balanced dietLow-carb diets and weight loss

The Reference Intake (RI)  for a balanced diet is currently 260g of carbohydrates a day. People following a low-carbohydrate diet often try to stick to less than 50g a day.

Ketosis is often a by-product of a low-carbohydrate diet. Ketones are produced when the body’s glycogen stores have been used up and protein and fat become the primary source of fuel.

Because food choices are limited, low-carbohydrate diets tend to be low in calories yet high in protein and fat. Fruit, bread, grains and starchy vegetables are often limited. The proportion of protein and fat is increased to contribute towards the calories that formerly came from carbohydrate sources. 

The Atkins diet and The Dukan diet are well-known ‘classic’ low-carbohydrate programmes, while other plans focus sometimes on the glycaemic index of foods. The glycaemic index (GI) is a rating system for foods based on the extent to which they raise blood sugar levels in the hours after they are eaten. The reference point is pure glucose which is scored at 100. The higher a food scores on the GI scale, the more rapidly the carbohydrate (sugar) is released into the bloodstream.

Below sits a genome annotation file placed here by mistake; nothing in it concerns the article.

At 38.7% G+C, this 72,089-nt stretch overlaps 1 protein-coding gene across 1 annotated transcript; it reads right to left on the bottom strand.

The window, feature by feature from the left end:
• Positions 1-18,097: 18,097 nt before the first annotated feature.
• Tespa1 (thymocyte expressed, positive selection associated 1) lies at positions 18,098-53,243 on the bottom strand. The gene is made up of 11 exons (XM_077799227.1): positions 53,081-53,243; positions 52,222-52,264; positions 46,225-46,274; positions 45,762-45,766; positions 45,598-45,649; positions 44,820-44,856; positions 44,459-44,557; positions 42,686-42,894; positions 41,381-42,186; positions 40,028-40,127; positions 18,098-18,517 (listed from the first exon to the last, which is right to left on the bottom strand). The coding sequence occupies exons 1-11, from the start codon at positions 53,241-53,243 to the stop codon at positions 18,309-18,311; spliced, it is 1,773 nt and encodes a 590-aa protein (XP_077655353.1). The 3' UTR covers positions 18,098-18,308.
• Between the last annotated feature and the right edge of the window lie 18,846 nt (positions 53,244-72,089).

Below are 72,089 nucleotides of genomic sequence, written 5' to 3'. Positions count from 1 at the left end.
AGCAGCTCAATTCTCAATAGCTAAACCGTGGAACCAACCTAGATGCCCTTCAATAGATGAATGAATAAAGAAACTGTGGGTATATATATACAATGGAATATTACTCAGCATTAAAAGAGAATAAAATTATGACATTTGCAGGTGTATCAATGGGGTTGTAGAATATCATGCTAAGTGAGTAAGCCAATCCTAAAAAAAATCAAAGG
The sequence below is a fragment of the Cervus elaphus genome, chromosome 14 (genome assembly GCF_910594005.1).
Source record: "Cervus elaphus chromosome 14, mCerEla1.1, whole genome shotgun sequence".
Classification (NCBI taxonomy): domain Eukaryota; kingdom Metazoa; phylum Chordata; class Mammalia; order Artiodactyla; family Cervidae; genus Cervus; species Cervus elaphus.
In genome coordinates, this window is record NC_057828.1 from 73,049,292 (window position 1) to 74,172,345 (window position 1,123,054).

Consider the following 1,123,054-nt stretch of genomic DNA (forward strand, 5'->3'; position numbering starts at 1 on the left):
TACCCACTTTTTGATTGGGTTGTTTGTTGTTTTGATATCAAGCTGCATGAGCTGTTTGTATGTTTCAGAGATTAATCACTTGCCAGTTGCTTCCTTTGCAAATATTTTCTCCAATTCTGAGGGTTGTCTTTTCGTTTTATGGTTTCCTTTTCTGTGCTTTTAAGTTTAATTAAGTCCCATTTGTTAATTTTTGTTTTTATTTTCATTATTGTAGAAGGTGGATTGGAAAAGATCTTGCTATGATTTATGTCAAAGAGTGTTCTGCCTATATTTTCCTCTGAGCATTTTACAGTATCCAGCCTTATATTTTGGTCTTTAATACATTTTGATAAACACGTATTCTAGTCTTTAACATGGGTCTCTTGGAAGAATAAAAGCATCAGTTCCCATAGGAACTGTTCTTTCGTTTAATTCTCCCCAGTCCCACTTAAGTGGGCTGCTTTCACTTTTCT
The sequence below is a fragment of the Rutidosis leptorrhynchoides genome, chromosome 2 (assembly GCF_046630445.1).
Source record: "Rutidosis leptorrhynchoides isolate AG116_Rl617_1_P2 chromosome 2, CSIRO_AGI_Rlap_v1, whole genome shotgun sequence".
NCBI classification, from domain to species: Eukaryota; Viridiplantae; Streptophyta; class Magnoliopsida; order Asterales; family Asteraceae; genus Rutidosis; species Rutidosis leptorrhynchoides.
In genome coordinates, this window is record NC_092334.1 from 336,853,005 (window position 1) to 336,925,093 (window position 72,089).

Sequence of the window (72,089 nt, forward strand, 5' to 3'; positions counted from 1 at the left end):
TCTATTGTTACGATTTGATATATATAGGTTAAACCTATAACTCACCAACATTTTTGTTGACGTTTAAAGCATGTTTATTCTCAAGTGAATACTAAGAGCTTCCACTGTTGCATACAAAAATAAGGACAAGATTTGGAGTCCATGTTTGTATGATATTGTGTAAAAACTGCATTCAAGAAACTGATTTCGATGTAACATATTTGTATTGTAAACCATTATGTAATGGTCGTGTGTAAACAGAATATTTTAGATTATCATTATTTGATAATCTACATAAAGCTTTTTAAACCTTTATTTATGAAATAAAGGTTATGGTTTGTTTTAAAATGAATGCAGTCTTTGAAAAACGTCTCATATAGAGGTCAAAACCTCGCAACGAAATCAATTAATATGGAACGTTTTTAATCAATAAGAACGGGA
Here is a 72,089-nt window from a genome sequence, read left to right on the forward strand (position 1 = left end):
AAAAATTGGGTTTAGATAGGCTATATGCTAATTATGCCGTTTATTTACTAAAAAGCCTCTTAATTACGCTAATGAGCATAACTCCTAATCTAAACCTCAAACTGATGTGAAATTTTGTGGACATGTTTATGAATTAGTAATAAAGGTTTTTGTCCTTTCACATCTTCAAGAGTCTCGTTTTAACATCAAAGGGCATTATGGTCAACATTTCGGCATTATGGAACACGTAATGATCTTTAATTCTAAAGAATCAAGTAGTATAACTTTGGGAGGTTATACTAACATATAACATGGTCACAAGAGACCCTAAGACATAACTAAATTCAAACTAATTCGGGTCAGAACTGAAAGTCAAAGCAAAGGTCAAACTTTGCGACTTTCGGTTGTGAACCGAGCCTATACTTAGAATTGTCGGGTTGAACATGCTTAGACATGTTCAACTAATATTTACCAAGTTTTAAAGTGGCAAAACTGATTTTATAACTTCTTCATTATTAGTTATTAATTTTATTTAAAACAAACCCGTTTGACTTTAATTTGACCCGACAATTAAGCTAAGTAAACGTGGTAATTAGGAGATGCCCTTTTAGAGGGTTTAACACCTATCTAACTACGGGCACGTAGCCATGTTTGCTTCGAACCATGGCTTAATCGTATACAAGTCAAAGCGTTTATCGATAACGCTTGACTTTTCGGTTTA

Safety

Low-carbohydrate diets, if followed over a consistent period of time, present a number of health concerns. Such a diet is likely to be low in fibre which may lead to digestive issues including constipation. The lack of carbohydrate in the diet means the body doesn’t have a ready supply of glucose, the brain’s primary source of fuel – this may lead to dizziness and headaches as well poor concentration. Other side effects include halitosis, insomnia and nausea. In addition to this the likely increase in the proportion of protein in the diet places an additional load on the kidneys and may lead to problems with bone-health.

While the exclusion of all carbohydrates often means less refined sugar in the diet which can only be a positive benefit to health, such strict dietary approaches are not conducive to long-term health and should be discussed with a GP or qualified health professional before you start.

 

More information and recipeslow-carb recipes

Read our nutritional therapists view on two low-carbohydrate diets:
What is the Atkins diet?
What is the Dukan diet?

If you’ve read all the factsand want to include some low-carb options into your balanced diet, our recipe collection has some delicious suggestions, all containing under 10g of carbohydrates per serving: